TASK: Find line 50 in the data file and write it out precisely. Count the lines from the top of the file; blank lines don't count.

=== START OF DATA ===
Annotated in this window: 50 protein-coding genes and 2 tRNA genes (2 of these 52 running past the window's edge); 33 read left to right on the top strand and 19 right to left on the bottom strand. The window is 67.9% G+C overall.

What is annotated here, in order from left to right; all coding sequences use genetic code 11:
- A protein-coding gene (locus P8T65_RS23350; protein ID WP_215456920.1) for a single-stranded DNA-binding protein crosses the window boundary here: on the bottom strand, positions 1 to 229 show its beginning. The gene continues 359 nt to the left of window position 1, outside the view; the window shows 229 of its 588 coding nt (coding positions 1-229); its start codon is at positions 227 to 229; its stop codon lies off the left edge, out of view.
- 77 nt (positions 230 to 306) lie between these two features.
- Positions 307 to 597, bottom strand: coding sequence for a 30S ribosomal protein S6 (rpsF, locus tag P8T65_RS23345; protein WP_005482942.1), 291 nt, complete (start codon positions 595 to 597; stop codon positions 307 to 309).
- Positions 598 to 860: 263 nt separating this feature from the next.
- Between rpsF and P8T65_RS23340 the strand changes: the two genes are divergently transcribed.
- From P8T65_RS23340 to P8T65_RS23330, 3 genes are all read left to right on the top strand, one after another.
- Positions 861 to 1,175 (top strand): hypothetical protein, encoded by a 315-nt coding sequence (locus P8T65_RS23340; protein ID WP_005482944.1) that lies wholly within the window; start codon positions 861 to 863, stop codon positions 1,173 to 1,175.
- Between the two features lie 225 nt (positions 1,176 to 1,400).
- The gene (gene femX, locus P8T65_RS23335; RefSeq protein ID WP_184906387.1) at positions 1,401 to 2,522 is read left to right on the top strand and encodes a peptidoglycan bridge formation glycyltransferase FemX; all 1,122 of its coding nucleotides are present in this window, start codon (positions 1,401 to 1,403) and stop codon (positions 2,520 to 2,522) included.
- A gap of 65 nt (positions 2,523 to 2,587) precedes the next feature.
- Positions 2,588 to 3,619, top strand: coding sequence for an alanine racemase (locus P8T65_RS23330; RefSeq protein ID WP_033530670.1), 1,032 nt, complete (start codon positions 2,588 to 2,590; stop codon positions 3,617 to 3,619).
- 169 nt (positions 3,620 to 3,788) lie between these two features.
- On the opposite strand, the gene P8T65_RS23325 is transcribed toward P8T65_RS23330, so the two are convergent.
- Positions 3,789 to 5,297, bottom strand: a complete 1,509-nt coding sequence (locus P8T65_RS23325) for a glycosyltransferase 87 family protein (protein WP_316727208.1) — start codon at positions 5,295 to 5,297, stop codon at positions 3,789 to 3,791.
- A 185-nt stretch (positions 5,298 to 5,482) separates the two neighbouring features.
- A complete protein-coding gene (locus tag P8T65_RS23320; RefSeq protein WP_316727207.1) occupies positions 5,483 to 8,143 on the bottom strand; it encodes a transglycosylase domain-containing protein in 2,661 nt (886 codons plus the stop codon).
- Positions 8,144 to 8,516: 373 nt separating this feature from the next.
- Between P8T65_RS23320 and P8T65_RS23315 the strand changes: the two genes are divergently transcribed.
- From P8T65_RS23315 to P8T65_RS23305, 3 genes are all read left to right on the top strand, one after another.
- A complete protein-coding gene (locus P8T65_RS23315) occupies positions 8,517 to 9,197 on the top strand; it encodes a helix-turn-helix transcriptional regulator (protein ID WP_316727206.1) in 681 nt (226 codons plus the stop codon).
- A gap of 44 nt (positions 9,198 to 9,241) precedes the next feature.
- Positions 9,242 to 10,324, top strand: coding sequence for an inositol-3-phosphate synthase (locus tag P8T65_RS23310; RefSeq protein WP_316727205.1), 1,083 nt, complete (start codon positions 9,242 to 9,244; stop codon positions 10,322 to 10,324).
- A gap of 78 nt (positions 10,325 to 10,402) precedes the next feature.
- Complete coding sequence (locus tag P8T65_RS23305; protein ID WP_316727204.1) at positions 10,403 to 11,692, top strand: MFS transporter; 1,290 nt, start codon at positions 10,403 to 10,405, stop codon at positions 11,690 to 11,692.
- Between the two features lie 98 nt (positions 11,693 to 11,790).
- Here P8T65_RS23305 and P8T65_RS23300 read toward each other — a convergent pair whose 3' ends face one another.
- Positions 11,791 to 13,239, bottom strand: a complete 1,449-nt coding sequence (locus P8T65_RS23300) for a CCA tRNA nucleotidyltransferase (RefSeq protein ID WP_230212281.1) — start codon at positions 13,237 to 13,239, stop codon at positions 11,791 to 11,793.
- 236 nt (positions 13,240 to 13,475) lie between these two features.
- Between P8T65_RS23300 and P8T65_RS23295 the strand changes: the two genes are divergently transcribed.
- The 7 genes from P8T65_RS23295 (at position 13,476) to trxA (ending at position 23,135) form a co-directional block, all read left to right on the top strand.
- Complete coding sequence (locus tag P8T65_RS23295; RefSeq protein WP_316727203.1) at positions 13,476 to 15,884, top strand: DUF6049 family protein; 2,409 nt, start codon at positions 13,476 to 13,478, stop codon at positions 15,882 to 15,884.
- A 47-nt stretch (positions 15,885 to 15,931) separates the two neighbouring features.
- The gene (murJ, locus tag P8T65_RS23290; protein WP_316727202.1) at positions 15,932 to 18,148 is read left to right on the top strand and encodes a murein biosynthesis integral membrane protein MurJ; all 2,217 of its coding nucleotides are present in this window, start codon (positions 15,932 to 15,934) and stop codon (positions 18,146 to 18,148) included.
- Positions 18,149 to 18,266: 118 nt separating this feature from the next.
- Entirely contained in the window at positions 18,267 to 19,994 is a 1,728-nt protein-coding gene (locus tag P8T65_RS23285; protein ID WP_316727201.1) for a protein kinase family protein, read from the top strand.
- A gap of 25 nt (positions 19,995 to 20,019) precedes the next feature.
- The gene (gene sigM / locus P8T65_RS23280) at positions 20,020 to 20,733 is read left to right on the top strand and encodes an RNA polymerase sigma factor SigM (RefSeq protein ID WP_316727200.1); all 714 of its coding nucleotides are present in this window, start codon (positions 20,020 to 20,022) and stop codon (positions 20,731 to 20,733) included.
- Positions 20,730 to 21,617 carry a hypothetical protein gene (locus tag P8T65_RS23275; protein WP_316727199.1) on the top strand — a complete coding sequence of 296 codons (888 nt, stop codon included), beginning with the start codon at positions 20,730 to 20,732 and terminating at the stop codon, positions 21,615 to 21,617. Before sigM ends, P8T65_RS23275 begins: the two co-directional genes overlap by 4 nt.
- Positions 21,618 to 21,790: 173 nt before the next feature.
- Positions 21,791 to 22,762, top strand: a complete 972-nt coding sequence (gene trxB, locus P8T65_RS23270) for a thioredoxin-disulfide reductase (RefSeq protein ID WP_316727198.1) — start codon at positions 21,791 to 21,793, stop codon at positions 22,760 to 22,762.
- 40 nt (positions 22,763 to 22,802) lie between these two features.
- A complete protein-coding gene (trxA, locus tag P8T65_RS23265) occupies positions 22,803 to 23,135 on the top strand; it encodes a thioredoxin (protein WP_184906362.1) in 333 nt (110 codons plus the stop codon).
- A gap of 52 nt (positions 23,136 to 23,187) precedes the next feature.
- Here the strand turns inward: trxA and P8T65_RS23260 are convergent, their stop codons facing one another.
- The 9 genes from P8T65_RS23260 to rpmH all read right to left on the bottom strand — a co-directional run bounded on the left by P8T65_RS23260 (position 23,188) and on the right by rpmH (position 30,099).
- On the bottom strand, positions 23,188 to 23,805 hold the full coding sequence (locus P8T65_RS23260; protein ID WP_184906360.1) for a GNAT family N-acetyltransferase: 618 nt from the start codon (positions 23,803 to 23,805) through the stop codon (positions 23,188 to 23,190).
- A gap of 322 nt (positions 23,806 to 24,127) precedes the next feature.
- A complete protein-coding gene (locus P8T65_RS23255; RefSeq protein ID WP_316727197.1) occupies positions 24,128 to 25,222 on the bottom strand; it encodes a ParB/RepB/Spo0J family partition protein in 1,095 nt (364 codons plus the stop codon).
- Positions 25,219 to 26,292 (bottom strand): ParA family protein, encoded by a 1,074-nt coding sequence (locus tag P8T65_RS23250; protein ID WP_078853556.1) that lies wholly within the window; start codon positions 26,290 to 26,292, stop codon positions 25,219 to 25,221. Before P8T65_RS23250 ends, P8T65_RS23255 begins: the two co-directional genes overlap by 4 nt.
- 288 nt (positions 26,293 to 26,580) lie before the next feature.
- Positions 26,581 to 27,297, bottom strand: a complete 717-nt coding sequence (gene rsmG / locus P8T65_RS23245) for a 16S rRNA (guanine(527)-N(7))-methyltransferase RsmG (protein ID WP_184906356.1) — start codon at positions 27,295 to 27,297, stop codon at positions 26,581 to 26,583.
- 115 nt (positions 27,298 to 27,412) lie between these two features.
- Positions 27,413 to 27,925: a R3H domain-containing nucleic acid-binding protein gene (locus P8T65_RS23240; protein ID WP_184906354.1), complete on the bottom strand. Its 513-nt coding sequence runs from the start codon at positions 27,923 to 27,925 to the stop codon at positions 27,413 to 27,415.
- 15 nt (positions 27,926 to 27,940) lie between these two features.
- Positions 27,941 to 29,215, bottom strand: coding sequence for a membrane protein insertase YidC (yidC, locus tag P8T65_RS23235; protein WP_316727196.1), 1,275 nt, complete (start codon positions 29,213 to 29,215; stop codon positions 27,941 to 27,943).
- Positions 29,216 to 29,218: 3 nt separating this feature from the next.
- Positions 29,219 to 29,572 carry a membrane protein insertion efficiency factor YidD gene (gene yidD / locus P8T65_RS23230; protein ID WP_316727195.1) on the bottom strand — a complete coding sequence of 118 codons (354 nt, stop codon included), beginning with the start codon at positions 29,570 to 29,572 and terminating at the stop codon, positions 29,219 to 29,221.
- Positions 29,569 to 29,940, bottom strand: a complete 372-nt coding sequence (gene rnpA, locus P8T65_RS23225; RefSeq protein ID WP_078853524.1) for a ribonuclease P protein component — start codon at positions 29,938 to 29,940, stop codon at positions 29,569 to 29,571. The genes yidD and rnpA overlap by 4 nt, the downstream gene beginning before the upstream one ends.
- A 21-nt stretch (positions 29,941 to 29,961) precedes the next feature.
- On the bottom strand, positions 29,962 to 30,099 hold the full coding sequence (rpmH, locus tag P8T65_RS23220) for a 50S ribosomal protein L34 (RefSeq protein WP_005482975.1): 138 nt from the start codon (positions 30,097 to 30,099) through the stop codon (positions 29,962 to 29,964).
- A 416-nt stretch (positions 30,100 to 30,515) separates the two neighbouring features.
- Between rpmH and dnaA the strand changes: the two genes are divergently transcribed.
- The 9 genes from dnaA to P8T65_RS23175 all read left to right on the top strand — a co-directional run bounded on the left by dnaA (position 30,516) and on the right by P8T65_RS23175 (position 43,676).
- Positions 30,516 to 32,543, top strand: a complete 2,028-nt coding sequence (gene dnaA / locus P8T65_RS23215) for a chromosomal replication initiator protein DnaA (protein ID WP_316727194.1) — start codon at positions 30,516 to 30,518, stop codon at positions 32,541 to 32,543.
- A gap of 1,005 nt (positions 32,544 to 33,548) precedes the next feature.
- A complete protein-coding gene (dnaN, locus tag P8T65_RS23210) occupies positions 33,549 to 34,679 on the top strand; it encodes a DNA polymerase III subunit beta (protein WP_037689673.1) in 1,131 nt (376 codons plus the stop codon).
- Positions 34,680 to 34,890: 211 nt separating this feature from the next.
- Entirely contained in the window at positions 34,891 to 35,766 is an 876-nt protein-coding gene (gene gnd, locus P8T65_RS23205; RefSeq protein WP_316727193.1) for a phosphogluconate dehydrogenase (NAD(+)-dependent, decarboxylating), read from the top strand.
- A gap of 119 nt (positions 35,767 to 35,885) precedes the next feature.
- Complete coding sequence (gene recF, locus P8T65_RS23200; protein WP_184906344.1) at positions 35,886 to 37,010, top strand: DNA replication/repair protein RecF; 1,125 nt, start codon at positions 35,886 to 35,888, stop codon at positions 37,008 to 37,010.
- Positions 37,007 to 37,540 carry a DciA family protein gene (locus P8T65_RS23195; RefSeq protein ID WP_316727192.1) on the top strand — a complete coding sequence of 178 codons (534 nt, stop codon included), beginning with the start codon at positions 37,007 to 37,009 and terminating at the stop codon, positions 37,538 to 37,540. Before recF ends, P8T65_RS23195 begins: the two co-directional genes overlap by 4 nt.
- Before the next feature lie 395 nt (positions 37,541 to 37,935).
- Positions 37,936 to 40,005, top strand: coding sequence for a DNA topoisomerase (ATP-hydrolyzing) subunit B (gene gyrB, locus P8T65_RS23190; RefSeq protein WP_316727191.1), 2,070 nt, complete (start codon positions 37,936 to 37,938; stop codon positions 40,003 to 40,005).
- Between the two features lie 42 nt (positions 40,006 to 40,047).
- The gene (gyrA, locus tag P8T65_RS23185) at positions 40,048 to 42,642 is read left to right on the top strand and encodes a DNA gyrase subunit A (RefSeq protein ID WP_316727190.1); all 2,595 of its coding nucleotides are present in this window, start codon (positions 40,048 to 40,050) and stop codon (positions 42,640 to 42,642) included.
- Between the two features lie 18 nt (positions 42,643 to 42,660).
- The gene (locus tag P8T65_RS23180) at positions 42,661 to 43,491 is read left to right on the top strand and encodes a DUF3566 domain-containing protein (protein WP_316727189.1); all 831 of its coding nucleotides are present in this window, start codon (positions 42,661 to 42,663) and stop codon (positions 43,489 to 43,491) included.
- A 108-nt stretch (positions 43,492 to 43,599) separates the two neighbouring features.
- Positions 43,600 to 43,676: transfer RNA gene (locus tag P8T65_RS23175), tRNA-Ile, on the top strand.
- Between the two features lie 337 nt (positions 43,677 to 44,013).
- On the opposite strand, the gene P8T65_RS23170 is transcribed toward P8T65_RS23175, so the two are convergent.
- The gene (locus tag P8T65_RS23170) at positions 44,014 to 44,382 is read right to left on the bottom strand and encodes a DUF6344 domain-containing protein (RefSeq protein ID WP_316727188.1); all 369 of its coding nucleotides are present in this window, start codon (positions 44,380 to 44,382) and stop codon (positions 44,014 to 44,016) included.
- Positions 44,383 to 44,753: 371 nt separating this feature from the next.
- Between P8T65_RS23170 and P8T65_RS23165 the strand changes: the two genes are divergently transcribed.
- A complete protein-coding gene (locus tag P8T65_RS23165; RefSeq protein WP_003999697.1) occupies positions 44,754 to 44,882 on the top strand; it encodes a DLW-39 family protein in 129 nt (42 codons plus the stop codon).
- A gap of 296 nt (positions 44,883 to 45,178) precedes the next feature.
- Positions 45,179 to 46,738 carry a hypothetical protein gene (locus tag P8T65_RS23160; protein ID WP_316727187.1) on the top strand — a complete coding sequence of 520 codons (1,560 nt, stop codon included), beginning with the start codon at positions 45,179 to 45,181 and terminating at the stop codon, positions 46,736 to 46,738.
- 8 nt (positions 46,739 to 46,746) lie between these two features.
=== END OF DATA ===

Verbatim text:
- A complete protein-coding gene (locus P8T65_RS23255; RefSeq protein ID WP_316727197.1) occupies positions 24,128 to 25,222 on the bottom strand; it encodes a ParB/RepB/Spo0J family partition protein in 1,095 nt (364 codons plus the stop codon).